This essay was original published at Roxy Reviews and is reprinted here with permission.
The Day the Music Died
SUMMARY: Riot spirits Jem off to a deserted island, leaving Starlight Music in chaos. Harvey Gabor buys out SM, Pizzazz and the Misfits take over and lead a Misfits "supergroup" to the top of the charts.
GENERAL IMPRESSIONS: This episode is aptly named. It's also the Day the Series Died, because after this there are only five more shows, and they are all centered around the Stingers. The Misfits won't really be seen again until the finale. Sigh.
This is a hot and cold episode. Hot, because there are some very fine moments. The world is turned upside down here: the Misfits run the show, both with their own label and with their appropriated one. The entire cast of musicians, sans Riot and Jem, work together to create a hit. Roxy picks up Raya in the Roadster, and seems genuinely cordial. The Misfits play croquet on the lawn with the Starlight orphans. Kudos to the orphans, too, for having a Ransom of Red Chief moment and driving Pizzazz and Eric Raymond insane.
Pizzazz and her father seem to have patched things up a little, too. In the earliest episodes she can often be seen running to "Daddy" to buy her things--a movie studio, a record company, etc.--but as the business deals go sour, Harvey Gabor is seen less and less. After their out and out battle in "Father's Day," Pizzazz seems to give up. However, in this episode they are at the table in the courtroom together and Harvey is buying Starlight Music from Kimber, the very Hologram he helped in "Father's Day."
Some of the cast members---Kimber, Raya, Pizzazz, Riot and Ashley--address the viewer directly to narrate the story and fill in plot blanks. It's hilarious. At one point during a Riot monlogue, Jem interrupts to ask who he is talking to. It's great stuff.
Unfortunately there are also enough plot holes here to drive the Titanic through. For starters, the major issue of the episode is that Jem has vanished and nobody can find her. Jem, for her part, is stranded with Riot with no way to call home. HELLO! PURPLE SUPERCOMPUTER AT FOUR O'CLOCK! This is one of the frustrating moments in the series where the writers don't use the plot devices they have already established. Namely, Synergy.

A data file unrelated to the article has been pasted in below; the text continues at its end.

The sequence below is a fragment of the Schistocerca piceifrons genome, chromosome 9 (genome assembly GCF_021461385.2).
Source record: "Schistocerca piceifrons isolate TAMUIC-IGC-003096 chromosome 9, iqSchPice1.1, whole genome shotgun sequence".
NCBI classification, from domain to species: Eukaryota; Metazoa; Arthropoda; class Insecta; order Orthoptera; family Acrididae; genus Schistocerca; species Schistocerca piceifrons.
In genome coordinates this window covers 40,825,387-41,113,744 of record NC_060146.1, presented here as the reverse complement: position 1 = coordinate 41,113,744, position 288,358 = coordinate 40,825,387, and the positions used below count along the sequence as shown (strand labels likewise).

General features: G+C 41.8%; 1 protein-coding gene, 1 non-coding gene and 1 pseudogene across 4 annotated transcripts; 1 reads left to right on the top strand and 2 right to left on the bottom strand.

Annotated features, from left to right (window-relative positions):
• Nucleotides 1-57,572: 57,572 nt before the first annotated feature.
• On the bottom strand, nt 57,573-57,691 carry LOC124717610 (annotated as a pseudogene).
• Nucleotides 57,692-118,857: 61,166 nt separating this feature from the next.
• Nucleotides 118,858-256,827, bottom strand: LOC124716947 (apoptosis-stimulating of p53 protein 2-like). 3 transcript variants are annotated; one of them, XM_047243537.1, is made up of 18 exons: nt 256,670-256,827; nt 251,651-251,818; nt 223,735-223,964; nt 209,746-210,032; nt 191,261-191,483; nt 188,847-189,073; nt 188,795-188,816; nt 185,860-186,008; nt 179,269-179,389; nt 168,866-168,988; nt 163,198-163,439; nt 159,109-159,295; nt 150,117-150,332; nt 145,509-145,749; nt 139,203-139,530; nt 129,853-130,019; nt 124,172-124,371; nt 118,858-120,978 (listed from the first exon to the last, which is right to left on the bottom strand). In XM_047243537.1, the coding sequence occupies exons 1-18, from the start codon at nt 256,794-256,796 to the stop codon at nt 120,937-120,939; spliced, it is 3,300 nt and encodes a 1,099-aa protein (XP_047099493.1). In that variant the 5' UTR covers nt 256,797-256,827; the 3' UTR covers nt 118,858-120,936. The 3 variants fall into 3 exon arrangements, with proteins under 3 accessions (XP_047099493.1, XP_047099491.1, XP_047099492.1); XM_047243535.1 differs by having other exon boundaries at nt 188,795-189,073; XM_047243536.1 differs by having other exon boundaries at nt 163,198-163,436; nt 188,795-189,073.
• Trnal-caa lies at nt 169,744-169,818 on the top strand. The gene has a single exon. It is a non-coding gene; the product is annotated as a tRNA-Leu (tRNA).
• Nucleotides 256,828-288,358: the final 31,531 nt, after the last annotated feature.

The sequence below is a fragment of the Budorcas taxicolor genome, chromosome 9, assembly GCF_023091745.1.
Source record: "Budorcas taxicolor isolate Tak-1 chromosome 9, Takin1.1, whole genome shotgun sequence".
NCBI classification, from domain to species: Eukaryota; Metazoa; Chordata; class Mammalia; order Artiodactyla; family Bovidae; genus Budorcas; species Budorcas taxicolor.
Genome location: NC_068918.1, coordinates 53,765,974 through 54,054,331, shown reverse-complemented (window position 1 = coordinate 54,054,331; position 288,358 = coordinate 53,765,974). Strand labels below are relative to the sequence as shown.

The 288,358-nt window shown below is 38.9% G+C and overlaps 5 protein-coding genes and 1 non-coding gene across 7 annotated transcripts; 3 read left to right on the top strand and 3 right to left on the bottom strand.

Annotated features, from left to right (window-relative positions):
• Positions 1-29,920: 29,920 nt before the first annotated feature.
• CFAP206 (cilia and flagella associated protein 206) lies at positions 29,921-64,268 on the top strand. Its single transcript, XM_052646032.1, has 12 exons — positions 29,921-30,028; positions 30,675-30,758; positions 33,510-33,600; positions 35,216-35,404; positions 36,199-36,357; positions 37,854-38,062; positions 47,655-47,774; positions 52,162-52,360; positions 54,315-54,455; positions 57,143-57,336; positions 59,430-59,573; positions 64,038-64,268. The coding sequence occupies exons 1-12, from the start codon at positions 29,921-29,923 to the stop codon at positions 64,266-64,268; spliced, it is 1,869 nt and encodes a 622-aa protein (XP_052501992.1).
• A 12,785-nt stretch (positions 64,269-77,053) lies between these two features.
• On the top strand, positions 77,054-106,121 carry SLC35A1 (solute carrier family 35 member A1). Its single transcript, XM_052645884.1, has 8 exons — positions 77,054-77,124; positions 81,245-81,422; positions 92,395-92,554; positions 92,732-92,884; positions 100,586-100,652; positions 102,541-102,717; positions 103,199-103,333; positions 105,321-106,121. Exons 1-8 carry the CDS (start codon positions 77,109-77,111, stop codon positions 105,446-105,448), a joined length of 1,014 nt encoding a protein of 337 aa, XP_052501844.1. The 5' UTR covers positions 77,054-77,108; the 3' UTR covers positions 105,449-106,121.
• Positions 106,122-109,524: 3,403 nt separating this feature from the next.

In "The Fan," another "Jem's gone missing" episode, the Jemstar earrings are revealed to be lojacks of sorts--Synergy can locate Jem/Jerrica, as long as she's still wearing the earrings. Why on Earth don't the Holograms just ask Synergy for help? For that matter, why doesn't Jem simply put in a call of her own and send an SOS? Since her Jem hologram holds up on the island (and in the sea, which contradicts what is shown earlier in the series--Jem's holograms tend to fizzle underwater), she's obviously still in Synergy's range of contact.
Another gaping plot hole here is Jerrica's disapperance. Jem and Jerrica disappear at the same time, but nobody appears concerned about the latter. Frankly, wouldn't that be a bit of a clue that the singer and the business tycoon are the same individual? Things that make you go hmmmm...
Riot is downright skeevy here. His salacious remarks about 'getting what he wanted' were enough to make me raise an eyebrow. Kids TV? OK...
1. The Stingers: "Under my Spell." It fits well with the story, and is the only way to explain Jem's actions during the episode: completely flaking out, going away with Riot and then deciding to camp out on a desert island instead of calling for help...
2. Misfits: "Top of the Charts." As far as I know this is the final new Misfits song in the entire series. How nice that it's a joyous one. This is the work of the "supergroup," with the Holograms and Sitnger girls on backup vocals. The real Misfits still take center stage in the video, which is a celebration. The Misfits end the series on a high note here, having finally won their way to the top of the charts. The sound is lighter than normal Misfits, but the backing vocals are brilliant.
3. Jem and the Holograms: "All's Right With the World." This is a recycled song from "The Talent Search," but for once, I think it works better here, the second time around. I don't appreciate their trashing the Misfits billboard, but otherwise it's a superb end to the episode.
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